Shortages, queues, kravchuchkas, the first banks, Chervona Ruta, the uncouth, coupons, the chocolate exchange, boiled jeans, area A, and demonstrations... What unites all these concepts? What are they associated with? What is the history of the critical 1990s for those born in the 2000s; is it recent history which their parents still remember well or a paragraph from a textbook about history that is thirty years old? How to make the history of this period near and dear to children and adolescents?
Developing educational programs at the Center for Urban History and working with complex "adult" themes, we are always looking for simple language, methods and forms of presentation, which are understandable to children. This time we thought to include first, second, and third year university students, who still remember how they were taught recent Ukrainian history in school, and have an idea of how to make it more captivating and meaningful, to delve past major events and "great men."
The program "Distant-Near History. About the 1990s by other means," involves the development of an educational card game with a thematic focus on the history of the 1990s in Lviv. During the meetings we will seek alternative ways to talk about the past, to make dry factual material from a textbook lively and game-like, as well as useful and informative for children and adolescents. We will ponder, how in the list of dates and events the stories of people, partners and event creators can be included to convey their sentiments and expectations. We will explore ways to descend from the political history to the history of everyday life, how to humanize events and include personal stories in the general narrative.
The result of the month long program will be a game about the 1990s in Lviv for students. The goal of the game is to use an alternative format to teach history that fosters discussions and stimulates questions, and provides a venue where people can express their opinions and interpretations.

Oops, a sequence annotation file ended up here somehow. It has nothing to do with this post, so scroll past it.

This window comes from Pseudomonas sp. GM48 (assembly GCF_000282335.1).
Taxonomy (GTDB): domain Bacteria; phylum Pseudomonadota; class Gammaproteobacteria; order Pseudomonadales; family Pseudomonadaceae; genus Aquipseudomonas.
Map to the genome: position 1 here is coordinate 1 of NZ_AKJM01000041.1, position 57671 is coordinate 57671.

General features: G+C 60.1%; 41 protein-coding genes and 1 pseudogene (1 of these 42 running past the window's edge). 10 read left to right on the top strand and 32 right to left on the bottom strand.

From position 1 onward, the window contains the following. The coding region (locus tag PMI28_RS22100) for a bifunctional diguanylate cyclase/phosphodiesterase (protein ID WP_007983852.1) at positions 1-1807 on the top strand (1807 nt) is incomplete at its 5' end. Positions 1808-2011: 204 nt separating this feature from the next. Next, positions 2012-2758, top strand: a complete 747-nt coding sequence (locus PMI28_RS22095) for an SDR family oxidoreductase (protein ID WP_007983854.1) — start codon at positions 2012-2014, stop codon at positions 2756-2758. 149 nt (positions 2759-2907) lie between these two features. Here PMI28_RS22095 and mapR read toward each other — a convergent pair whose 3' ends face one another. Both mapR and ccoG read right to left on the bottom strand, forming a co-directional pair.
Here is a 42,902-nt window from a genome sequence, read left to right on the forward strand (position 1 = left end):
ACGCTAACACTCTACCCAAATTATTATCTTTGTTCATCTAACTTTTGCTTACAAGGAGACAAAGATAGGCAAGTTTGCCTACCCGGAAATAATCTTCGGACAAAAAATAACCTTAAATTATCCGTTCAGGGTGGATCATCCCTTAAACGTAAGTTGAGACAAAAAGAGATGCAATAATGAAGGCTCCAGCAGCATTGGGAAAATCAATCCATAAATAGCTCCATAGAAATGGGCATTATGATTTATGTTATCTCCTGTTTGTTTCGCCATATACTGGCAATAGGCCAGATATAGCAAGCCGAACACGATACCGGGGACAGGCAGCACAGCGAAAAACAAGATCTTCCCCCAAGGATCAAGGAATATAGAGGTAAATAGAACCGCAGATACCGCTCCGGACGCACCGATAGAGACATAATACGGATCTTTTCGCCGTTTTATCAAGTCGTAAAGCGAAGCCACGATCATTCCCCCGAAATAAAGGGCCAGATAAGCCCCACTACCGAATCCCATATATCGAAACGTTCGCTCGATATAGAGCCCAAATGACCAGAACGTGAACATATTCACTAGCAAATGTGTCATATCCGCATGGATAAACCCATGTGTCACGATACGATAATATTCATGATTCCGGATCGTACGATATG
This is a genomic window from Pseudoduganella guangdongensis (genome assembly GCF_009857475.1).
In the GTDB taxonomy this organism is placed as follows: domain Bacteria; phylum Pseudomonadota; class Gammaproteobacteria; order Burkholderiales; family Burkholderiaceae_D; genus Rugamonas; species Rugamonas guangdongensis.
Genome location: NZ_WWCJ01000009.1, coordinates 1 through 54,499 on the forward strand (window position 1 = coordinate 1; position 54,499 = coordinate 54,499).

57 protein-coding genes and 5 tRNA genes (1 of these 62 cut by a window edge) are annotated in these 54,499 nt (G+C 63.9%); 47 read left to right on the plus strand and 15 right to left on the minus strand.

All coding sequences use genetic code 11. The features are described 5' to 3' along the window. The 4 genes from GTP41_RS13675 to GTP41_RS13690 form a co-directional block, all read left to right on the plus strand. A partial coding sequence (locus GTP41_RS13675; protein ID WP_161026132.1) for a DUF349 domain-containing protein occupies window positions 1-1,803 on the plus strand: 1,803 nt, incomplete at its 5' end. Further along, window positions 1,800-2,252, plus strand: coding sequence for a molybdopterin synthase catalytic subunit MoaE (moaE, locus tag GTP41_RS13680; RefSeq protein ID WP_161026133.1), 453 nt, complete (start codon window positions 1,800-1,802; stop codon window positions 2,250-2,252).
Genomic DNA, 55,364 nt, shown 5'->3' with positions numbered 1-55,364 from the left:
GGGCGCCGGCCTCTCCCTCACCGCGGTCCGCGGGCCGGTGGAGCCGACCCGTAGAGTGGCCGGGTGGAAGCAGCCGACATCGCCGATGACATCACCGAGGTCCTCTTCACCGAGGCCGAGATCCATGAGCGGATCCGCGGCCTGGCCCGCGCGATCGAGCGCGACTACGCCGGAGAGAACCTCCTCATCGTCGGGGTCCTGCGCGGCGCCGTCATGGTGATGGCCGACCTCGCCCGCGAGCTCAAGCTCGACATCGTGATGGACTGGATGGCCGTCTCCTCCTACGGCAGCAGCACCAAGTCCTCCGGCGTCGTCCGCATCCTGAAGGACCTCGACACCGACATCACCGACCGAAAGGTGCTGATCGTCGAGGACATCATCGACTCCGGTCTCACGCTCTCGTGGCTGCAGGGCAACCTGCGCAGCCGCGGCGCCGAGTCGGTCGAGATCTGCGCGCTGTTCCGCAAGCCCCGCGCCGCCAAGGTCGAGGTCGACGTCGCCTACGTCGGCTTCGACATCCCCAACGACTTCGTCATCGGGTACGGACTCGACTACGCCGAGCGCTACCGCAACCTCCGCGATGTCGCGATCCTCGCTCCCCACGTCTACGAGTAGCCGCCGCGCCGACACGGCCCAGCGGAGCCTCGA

The program consists of theoretical and practical parts. It combines theoretical presentation, meetings, discussions, analysis of materials, team work, and practical tasks.
The theoretical portion consists of eight classes, four thematic units and includes
lectures from experts that will take place together with meetings with Lviv
residents who will share their memories of the 1990s. During the lectures
individual themes will be presented that will give a better context for the
history of the 1990s in Lviv. In meetings with Lviv residents, we will probe
what the final years of the Soviet Union were like for them, what they worried
about, expected, became disappointed with, what the city was like and how it
reacted to radical changes.
Each session required the interaction of participants: discussions, analysis, preparation for the meetings and working with different types of materials (texts, video materials, articles, books, memoirs, photographs, films, periodicals).
- Political and economic changes;
- Arts and Culture;
- Information and the Media;
2. Practical portion
Stage two-- practical work, developing the card game: categorizing, classifying, constructing associations and selecting visual materials. Meetings with researchers and curators from the Center, designers and illustrators.
The program will be interesting and useful, because users:
- will learn to build a narrative, interpret events, critically evaluate facts and processes, and understand and build relationships;
- will try to conduct independent research and to learn how to work in a team, how to work with historical data and initiate discussion topics. They will: acquire knowledge and skills on how to organize the educational process, get hands-on experience and the opportunity to apply knowledge in practice. They will try to pick out the understandable and accessible out of a large body of information; something that will engage the target audience;
- will participate in meetings and discussions with experts, eyewitnesses, researchers and curators from the Center, as well as with designers;
- after the end of the program they will obtain certificates of participation and, most importantly, an end product that teachers and students will use.
The program will run from November 15 through December 16, 2016. Classes will be held twice a week (Tuesday, Thursday)from 4.00 pm - 5.30 pm at the Center for Urban History (Bohomoltsia 6).
First, second or third year university students studying the
humanities. Participants will receive a detailed schedule, a list of resources,
and materials that need to be reviewed before the start of the program.
To apply to the program please write a short motivational letter, in which you specify why you want to participate in this program and make a suggesstion for what the format of the "Conversations about the 1990s" sholud be in an alternative school textbook. The application must include a contact phone number, email, and place of study.
The motivational letter should be sent by November 6, 2016 to the Project Coordinator Khrystyna Boyko at: firstname.lastname@example.org. Results will be announced 10 November.
Participation in the program is free. The program is part of the Educational Program accompanying Tadeusz Rolke's exhibition of photographs "Tomorrow will be better".